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Posted on  

February 8, 2002

U.S. Budget Will Hurt Key Programs, Groups Warn

Danielle Knight,Inter Press Service

WASHINGTON, Feb 5 - President George W. Bush's proposed budget for 2003 would boost spending on fossil fuel and nuclear energy projects while cutting key environmental protection measures, warn conservation watchdogs.

Bush sent Congress Monday a 2.13 trillion dollar budget proposal that expands military and national security spending while reducing funds for domestic programs. Citing the war in Afghanistan and the recession, Bush argued it would be necessary to run a deficit and curtail domestic spending on health, the environment, and education.

Environmentalists countered that the administration was invoking ''homeland security'' as an excuse to slash programs - including enforcement of existing environmental laws and efforts to protect tropical forests - that it has opposed since it took office.

The budget ''would enrich the administration's energy industry friends, foul our air and water, and do nothing to promote true energy independence,'' said Wesley Warren, a senior fellow at the Natural Resources Defence Council (NRDC), a national advocacy group.

Bush's proposed budget, he said, would slash overall spending for environmental and natural resources departments by one billion dollars, or 3.4 percent, from 29.3 billion dollars to 28.3 billion dollars.

Specific cuts include nearly 300 million dollars from the Environmental Protection Agency and more than 500 million from the Department of Transportation's air pollution reduction programs, said Warren.

At first glance, the Bush budget might seem benign because some funding for certain departments or programs remain stable, said Susan Gunn, director of budget and appropriations for the non- governmental Wilderness Society. But, she said, a close examination of the numbers reveals a serious undercutting of environmental spending.

The administration, for example, has proposed that the budget for the Bureau of Land Management, an agency that oversees federal land use and protection, remain the same at 10 billion dollars. The bureau's budget for fossil fuel development, however, would increase 11 percent while cutting basic environmental protection programs for land, water and wildlife, said Gunn.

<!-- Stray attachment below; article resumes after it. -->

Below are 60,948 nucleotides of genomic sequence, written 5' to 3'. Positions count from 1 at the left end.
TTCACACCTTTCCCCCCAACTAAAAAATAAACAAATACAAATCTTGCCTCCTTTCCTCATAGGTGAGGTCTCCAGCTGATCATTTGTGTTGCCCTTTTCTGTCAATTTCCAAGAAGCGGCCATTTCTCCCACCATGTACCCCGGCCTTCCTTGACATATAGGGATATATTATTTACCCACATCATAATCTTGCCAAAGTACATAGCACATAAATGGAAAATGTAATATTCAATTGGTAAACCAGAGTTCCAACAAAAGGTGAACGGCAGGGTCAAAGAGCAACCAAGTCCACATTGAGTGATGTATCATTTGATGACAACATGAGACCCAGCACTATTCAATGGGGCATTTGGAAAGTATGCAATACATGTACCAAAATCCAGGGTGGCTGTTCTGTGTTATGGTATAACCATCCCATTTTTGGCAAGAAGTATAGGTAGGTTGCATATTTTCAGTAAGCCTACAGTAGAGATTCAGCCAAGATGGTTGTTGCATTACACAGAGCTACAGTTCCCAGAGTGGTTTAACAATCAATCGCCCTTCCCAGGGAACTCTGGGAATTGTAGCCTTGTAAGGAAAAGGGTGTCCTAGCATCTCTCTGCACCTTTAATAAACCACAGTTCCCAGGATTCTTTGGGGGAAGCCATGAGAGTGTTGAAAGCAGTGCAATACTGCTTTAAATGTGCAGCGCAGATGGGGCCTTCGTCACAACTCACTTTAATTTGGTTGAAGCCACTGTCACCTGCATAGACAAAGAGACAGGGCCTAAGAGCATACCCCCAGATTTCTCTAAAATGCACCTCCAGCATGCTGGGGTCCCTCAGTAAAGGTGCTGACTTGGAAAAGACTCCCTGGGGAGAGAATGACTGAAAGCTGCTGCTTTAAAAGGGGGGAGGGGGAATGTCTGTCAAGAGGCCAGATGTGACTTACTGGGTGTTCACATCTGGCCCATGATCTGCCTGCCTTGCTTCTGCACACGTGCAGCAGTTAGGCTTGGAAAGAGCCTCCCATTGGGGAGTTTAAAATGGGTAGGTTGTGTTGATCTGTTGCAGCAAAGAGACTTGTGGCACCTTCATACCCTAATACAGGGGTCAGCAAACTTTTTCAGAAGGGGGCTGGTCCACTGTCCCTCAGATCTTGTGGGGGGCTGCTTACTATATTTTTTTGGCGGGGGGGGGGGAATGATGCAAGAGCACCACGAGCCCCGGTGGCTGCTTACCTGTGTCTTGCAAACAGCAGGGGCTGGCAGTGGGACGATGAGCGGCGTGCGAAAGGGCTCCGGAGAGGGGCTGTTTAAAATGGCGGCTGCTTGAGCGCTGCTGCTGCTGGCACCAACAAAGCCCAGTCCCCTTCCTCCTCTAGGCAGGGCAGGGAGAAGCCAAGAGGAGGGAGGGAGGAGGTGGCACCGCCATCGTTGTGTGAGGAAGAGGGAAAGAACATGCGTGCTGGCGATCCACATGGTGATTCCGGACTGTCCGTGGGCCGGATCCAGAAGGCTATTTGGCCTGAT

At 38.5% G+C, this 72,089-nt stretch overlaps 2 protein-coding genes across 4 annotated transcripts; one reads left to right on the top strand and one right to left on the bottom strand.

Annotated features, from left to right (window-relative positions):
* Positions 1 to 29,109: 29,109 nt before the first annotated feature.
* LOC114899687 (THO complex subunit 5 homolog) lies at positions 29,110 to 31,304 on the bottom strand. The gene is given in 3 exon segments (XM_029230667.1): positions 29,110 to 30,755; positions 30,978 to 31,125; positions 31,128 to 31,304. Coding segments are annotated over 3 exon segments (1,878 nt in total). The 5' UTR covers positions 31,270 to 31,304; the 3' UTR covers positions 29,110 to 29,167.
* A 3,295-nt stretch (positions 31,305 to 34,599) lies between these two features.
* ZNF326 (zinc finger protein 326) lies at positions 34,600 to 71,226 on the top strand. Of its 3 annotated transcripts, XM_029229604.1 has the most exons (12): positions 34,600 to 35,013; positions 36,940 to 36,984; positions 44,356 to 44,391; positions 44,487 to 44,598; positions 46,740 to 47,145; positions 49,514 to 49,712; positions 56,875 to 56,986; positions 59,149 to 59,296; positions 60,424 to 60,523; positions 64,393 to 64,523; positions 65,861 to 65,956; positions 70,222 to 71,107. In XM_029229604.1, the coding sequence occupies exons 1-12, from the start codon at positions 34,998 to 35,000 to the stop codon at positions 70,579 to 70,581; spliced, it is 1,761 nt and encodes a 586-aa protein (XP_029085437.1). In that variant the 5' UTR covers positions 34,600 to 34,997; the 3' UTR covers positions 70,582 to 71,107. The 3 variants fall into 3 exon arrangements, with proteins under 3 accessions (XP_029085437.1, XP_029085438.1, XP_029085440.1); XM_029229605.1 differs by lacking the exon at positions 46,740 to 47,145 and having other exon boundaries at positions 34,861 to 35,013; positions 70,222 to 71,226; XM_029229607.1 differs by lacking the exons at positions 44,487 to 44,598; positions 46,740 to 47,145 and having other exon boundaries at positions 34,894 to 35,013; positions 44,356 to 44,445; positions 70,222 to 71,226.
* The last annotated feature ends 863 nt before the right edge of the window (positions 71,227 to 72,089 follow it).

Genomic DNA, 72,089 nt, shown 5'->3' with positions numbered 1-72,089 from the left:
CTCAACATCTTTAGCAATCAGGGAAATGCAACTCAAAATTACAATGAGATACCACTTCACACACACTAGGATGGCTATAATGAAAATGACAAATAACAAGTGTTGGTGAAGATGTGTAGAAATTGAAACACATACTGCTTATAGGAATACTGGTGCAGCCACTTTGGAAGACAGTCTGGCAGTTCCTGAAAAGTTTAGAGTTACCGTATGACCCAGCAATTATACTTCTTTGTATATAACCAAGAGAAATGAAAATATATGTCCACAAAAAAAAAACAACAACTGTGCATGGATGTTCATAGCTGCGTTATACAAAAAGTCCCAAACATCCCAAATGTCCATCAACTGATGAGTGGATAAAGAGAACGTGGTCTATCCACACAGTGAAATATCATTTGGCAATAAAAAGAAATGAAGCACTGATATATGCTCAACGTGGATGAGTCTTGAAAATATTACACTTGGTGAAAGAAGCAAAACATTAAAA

''Foremost among the budget's ill-advised priorities is its emphasis on irresponsible oil, gas, and coal development at the expense of some of the nation's most wild and pristine lands,'' she added.

The Safe Energy Communication Council (SECC), a Washington-based coalition of 11 environmental groups, said the administration wants to increase funding for nuclear power by 35 percent while it snubs some renewable energy programs.

The budget for the Department of Energy includes a 288 percent, or 34.5 million dollar, increase for research and development of next generation nuclear reactors, said Christopher Sherry, research director for SECC. At the same time, the proposed budget reduces funding for solar energy by two percent, biomass by two percent and geothermal energy by three percent, he noted.

But the budget yields a few positive results, according to conservation groups.

The proposed budget for the Energy Department, for example, does cut funding for oil and gas research and development to 58 million dollars and cuts spending on coal by 3.8 percent to 326 million dollars, according to an analysis by U.S. Public Interest Research Group. And the budget does increase funding for wind energy by 14 percent, or 5.4 million dollars, said Sherry.

However, advocacy groups said that while these increases in wind energy funding are a step in the right direction, the administration continues to emphasize funding for nuclear and fossil fuels.

''What we need is increased support for the emerging clean renewable technologies of the 21st century, not an obsolete energy policy reliant on coal and nuclear power,'' said Sherry.

Environmental advocates have long argued for reduced reliance on fossil fuels such as coal, oil, and natural gas. Burning fossil fuels leads to harmful air pollution and the emission of heat trapping ''greenhouse gases'', which most scientists believe cause global warming.

The budget also seeks to link funding of renewable energy programs to controversial drilling for oil and gas in the Arctic National Wildlife Refuge. Like last year, Bush proposed to spend the federal share of bonus bids received for drilling in the refuge on renewable energy.

''This is like burning the furniture to heat your house,'' said the Wilderness Society's Gunn.

Critics of drilling in the refuge argue that, according to government estimates, opening up the pristine preserve to exploitation would not yield oil for at least seven years and then yield enough for only 140 days. The arctic refuge is home to more than 180 species of birds and numerous mammals including polar bears, caribou, musk ox, wolves, and moose.

With the proposed budget, Bush also backs off a campaign pledge to protect tropical forests, according to NRDC's Warren.

In August 2000, Bush promised to provide a minimum of 100 million dollars per year for the Tropical Forest Conservation Act. Funded through the Treasury Department, this legislation allows developing nations to restructure their debt in exchange for protecting endangered tropical rainforests, a measure known as a ''debt-for-nature swap.''

In the new federal budget, Bush requested only 50 million dollars for the program, up from five million in 2002.
 

 

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